Hopefully most of the other Kentucky players feel the same way, but there has been no schedule as to when to expect the announcements. You would think most of this gets resolved by Easter, so stay tuned.
Along with the players NBA decisions, the future of the Rupp Arena renovation is expected to be settled soon as well. Governor Steve Beshear is seeking to salvage the financing deal before this session of the state legislature ends. It’s the basketball equivalent of facing a relentless full court press and trailing in the final minutes.
Lexington Mayor Jim Gray has said the Rupp renovation is integral to the success of a planned downtown entertainment district. Beshear has argued Rupp, which still has bleacher seating in the upper arena, badly needs an upgrade.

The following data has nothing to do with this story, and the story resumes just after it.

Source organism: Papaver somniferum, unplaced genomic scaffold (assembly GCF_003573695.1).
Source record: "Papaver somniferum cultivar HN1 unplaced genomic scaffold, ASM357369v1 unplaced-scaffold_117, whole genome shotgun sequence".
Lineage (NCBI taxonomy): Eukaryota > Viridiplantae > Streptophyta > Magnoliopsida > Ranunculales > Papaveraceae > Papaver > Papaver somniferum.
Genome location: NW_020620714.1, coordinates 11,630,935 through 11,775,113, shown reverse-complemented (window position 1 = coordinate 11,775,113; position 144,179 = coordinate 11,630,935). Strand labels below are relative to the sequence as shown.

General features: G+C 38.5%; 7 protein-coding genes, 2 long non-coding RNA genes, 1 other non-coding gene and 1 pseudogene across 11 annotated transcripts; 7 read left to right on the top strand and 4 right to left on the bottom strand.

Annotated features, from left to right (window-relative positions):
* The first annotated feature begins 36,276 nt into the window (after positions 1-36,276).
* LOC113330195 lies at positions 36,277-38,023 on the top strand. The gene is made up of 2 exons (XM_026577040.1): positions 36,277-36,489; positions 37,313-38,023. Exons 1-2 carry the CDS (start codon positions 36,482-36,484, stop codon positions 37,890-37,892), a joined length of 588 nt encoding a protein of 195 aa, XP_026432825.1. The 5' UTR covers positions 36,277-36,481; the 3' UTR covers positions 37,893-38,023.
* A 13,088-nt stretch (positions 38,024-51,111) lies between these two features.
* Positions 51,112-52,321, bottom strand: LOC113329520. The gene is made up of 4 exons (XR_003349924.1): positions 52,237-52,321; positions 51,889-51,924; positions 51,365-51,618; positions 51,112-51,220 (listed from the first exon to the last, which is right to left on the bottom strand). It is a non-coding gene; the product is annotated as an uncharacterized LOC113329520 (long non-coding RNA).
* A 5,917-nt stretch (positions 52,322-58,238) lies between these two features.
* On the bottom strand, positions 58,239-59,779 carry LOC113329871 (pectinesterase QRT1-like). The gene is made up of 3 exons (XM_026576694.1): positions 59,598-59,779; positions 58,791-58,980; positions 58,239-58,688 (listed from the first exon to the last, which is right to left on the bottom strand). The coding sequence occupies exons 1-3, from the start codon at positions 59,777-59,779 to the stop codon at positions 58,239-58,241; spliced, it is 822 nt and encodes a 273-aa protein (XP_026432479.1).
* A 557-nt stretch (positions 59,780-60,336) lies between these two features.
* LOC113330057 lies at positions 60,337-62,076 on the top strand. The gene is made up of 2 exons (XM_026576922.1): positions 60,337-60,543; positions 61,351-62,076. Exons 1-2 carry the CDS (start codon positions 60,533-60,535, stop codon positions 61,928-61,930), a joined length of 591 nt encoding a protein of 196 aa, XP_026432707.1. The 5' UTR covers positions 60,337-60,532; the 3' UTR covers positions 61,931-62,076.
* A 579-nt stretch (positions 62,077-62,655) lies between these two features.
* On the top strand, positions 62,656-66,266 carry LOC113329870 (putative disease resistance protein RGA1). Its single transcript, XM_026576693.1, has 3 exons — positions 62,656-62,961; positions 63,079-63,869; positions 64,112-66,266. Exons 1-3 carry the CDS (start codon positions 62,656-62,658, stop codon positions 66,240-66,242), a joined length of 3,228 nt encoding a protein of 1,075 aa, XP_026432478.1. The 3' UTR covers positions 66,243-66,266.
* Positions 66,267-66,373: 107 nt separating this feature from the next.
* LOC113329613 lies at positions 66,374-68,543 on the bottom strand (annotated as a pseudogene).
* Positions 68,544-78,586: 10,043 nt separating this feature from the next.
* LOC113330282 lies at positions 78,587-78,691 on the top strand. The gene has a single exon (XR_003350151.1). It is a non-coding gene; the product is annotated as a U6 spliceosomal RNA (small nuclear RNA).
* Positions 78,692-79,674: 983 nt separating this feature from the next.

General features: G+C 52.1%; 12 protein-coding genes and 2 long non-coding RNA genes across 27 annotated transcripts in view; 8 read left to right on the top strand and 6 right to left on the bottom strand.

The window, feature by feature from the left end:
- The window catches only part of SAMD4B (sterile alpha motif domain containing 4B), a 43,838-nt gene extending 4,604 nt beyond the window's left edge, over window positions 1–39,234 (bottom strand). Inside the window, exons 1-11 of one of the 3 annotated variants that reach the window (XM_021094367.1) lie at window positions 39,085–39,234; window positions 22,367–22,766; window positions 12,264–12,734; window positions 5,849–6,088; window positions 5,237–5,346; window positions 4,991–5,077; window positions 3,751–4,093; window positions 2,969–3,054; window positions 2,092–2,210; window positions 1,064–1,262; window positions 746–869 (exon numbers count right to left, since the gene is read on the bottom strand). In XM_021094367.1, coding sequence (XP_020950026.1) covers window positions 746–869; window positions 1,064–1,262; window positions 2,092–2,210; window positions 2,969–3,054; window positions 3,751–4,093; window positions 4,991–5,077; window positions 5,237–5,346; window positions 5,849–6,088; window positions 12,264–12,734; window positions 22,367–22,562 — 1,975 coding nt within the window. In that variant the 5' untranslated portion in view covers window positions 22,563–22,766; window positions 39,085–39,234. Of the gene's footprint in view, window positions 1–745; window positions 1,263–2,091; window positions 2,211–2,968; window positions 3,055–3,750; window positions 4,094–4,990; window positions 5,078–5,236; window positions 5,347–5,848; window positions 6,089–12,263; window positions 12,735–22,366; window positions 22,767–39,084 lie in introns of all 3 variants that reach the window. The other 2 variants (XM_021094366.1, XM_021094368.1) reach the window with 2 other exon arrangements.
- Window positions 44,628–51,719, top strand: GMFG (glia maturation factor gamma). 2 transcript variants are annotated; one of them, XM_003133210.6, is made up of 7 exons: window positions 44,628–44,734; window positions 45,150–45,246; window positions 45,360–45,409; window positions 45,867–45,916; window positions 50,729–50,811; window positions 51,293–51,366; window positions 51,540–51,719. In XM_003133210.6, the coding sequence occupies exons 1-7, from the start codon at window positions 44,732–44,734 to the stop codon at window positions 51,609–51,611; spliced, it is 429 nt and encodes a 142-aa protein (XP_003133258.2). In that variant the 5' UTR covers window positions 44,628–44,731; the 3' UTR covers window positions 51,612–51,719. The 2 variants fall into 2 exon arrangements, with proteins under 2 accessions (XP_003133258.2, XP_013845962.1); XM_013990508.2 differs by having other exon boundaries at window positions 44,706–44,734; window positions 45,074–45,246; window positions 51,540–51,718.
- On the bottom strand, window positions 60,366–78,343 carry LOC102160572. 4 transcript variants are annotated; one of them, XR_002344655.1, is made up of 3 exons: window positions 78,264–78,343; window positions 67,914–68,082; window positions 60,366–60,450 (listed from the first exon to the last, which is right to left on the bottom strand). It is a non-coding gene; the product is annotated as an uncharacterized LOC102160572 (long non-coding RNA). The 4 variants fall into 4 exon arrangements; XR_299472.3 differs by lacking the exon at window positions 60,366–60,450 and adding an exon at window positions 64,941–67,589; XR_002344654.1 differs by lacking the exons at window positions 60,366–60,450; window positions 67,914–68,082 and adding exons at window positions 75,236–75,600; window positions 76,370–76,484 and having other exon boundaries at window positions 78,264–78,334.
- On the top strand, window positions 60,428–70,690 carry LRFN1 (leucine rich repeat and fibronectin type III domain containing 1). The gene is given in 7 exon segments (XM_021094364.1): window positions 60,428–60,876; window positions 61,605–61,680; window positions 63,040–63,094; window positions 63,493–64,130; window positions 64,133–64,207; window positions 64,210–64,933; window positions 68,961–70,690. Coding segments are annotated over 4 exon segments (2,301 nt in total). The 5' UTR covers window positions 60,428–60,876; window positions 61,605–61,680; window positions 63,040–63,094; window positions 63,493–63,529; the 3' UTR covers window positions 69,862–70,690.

Beshear’s staff and Gray met behind closed doors with the Senate Republican caucus, joined by some Democrats, to lay out the newest plan early Monday evening.
Beshear said that plan called for keeping the room tax where it is but increasing the state bonding commitment to $80 million. Meanwhile, the city agreed to increase its contribution to the project to $40 million, up from $30 million.
Gray said after the meeting he’s still hopeful an agreement can be worked out. As he left the Capitol at 6 p.m., Gray wouldn’t discuss specifics of the project’s status.
“I’ve been saying all along that I’m unshakably optimistic. I still am,” Gray said.
Beshear said that even though the legislature needs to appropriate the money now, the state won’t issue the bonds until all the specifics of the project are “in concrete.”